Many Parents Who Smoke Expose Kids to Fumes at Home
4 in every 10 U.S. households with a smoking parent had no 'smoke-free' rules in place, study finds
THURSDAY, June 18, 2015 (HealthDay News) -- In nearly 40 percent of U.S. homes with parents who smoke, those parents don't have smoke-free rules in place for their kids, a new study finds.
Having a smoke-free home -- where all smoking is done outside -- shields children from exposure to secondhand smoke and also cuts the risk that they'll begin smoking themselves later on, the researchers said.
One expert agreed.
"Smoke-free rules are such an important aspect of tobacco control, particularly for children since they, unlike adults, have less control over their environment," said Patricia Folan, who directs the Center for Tobacco Control at North Shore-LIJ Health System in Great Neck, N.Y.
In the new study, a team led by Ana Martinez-Donate of the University of Wisconsin-Madison looked at data from a 2010-2011 federal government survey. The investigators found that about 60 percent of households with children, and at least one parent who smoked, had a voluntary smoke-free rule in the home.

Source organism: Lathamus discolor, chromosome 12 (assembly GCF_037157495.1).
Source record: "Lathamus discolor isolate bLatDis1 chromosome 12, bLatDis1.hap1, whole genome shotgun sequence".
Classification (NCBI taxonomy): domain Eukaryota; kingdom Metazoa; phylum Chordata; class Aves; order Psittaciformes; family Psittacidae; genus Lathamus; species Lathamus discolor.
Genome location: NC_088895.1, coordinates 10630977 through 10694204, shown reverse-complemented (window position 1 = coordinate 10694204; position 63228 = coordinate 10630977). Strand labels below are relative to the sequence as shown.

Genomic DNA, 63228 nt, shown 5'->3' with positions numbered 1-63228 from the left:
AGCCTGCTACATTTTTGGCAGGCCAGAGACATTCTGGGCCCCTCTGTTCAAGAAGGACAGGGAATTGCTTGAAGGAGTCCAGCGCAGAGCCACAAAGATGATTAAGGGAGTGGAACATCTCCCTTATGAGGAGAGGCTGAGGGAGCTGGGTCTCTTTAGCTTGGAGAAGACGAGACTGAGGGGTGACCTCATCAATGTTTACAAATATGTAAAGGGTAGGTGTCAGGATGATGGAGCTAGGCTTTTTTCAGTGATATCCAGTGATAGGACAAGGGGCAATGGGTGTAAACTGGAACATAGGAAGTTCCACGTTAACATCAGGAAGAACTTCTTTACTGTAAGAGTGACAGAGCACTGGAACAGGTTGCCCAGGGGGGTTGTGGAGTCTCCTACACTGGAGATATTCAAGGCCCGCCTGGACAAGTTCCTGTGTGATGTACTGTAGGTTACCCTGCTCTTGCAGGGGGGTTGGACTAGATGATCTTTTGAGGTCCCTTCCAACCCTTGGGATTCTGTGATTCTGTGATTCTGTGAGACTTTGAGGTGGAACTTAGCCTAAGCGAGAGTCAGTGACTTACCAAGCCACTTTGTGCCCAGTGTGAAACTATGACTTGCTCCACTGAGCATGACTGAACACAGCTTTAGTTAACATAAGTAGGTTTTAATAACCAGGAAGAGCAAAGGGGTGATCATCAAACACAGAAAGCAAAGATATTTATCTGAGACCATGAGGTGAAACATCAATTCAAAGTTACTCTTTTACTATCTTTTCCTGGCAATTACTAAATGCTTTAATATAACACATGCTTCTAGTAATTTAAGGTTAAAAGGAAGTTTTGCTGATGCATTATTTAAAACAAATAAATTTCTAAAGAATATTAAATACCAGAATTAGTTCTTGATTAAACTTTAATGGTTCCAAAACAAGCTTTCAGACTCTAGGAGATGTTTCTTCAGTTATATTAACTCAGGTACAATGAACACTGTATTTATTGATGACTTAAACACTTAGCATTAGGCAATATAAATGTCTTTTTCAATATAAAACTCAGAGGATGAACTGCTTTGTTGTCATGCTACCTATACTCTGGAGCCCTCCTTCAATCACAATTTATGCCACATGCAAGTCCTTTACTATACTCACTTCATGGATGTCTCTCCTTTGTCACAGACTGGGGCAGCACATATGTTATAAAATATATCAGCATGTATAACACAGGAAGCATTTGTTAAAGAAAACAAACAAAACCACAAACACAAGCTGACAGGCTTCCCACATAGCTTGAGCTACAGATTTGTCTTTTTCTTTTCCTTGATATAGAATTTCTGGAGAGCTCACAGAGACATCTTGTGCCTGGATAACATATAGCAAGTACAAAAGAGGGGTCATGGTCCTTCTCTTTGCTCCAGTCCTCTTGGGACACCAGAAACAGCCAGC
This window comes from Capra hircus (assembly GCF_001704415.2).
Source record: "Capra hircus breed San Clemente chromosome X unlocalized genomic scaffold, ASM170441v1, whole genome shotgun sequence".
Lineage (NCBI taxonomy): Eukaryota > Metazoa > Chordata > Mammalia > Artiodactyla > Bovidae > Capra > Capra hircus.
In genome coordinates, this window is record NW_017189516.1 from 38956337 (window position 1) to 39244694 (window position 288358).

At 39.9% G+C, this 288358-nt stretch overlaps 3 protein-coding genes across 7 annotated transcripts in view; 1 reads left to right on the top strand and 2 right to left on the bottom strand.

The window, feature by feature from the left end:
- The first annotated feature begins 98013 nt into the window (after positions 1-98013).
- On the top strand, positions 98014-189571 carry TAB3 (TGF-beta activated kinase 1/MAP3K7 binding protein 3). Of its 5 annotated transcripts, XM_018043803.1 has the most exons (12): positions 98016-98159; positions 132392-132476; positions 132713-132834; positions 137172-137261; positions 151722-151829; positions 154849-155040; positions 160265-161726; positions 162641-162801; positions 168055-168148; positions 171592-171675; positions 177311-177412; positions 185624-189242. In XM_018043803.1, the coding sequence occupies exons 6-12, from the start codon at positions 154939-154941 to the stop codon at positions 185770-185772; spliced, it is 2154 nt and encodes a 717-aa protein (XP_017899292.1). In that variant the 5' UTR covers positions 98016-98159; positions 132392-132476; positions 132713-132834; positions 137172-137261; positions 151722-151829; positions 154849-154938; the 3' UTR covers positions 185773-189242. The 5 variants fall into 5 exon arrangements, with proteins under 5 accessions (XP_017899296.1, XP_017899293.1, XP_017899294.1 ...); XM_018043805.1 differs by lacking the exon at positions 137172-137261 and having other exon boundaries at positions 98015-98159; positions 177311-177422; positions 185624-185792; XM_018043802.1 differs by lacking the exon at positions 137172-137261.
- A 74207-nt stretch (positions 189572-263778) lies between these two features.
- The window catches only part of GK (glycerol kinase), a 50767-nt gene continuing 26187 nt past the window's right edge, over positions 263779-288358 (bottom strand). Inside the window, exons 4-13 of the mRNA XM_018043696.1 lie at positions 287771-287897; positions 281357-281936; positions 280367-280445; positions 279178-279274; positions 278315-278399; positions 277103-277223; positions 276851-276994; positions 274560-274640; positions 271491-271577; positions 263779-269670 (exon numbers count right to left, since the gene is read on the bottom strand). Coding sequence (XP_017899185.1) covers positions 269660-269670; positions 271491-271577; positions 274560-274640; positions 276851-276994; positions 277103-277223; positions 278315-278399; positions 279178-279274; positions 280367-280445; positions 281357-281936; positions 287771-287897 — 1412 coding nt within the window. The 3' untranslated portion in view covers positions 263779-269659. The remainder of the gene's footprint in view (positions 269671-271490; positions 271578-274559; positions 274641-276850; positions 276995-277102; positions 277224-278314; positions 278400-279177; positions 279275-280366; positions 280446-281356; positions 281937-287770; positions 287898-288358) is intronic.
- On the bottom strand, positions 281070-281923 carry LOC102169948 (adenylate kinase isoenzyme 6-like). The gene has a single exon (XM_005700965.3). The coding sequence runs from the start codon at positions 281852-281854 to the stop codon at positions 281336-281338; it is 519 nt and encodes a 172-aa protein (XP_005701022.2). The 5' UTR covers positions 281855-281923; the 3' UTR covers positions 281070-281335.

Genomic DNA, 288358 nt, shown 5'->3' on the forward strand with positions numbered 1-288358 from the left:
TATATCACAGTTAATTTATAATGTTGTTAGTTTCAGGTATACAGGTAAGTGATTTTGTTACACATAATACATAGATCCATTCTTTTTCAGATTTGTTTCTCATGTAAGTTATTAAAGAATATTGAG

Such rules were more likely in two-parent homes versus single-parent households, the researchers found. Rules were more likely if parents had a college education, and if household incomes equaled $50,000 or more. Homes with infants were more likely to have smoke-free rules than homes without babies, the study found.
Most parents agreed that smoking should never be allowed inside cars when children are present, including 72 percent of those who did not have a smoke-free rule in their home, the Wisconsin team found.
On the other hand, smoke-free outdoor children's play areas were supported by only 61 percent of parents who did not have a smoke-free rule in their home.
Folan believes more must be done to get smoking parents to think twice about puffing away when kids are near.
"To increase smoke-free rules -- particularly in homes -- a nationwide anti-tobacco media campaign, highlighting the impact of second- and third-hand smoke on children, is needed," Folan said. "An educational campaign in day care centers and schools may also be helpful."
But one other expert believes the real problem is that any parents still smoke at all.
"Although it may sound encouraging that most adults support smoke-free homes, that does not address the role-modeling of the message conveyed by the parents who continue to smoke -- be it inside the home or out," said Dr. Howard Selinger, chair of family medicine at Quinnipiac University School of Medicine in Hamden, Conn.
"What matters is whether these children grow up to be smoking adults or not," he said.
The findings were published June 18 in the journal Preventing Chronic Disease.
The U.S. Centers for Disease Control and Prevention has more about how to protect children from secondhand smoke.